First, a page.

Time required: 3 Hours
Resolve a static DNS issue between a legacy application server and a client connection.
Understanding how your system resolves DNS and in what order DNS queries are made will allow you to troubleshoot and resolve non-obvious communication issues in your environment.
When your shipping company purchased the warehouse in Kansas, they inherited a custom application for inventory control that was running on a very old version of Red Hat Linux Desktop (v9). The system that it was running on has failed. Fortunately, they were able to move the application to the new CentOS systems that you have been deploying.
Both the client and server application however are having issues. Each is hard coded to use a specific name to refer to the other. However, because other systems at the location are already all configured to interact with these new systems by their deployed host name, the existing names cannot be changed.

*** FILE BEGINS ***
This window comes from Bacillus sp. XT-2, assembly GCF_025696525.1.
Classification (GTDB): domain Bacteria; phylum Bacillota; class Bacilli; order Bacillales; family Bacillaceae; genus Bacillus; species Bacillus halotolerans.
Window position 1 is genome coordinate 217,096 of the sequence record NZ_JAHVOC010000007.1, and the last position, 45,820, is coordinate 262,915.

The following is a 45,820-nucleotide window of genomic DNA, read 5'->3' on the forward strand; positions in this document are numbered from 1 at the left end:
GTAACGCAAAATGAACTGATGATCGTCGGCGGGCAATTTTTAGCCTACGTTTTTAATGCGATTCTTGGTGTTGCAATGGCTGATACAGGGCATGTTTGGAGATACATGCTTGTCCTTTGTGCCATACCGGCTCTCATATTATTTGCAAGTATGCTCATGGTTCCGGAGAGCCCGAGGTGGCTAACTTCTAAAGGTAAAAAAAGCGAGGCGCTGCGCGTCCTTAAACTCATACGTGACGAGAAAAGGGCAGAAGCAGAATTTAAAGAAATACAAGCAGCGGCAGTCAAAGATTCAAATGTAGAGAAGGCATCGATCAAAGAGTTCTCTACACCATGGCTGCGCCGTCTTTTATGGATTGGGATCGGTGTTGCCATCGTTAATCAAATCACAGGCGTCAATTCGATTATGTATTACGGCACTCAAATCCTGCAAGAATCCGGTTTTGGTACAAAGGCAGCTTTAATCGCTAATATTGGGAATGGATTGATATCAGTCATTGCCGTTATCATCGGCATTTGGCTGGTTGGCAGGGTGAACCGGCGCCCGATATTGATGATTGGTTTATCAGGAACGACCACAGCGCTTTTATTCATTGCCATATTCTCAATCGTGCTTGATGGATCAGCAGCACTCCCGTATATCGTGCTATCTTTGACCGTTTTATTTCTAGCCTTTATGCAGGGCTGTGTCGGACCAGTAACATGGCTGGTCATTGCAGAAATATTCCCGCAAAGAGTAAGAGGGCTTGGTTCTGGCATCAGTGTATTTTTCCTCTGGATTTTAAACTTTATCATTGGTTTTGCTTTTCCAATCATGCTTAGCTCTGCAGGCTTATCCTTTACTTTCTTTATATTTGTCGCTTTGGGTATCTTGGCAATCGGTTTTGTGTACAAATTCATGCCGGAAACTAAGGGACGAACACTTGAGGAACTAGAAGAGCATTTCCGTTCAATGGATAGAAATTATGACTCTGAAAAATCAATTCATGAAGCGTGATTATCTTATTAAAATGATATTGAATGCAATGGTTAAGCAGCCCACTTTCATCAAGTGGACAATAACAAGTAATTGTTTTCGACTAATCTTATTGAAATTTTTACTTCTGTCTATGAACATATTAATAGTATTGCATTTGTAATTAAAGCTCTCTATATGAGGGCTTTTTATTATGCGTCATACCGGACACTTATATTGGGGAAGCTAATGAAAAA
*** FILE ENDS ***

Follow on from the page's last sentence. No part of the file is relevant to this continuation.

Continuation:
You will need to log in to both the client and server and create local configurations for each host so that they will be able to communicate using the old names provided below. Be sure to use the private address of each server when you start the lab and then verify that each can see the other. Check to verify that the DNS settings of each system will use local host entries before falling back to external DNS.
Server Name to Add - ministrator.benov.com
Client Name to Add - clientum.benov.com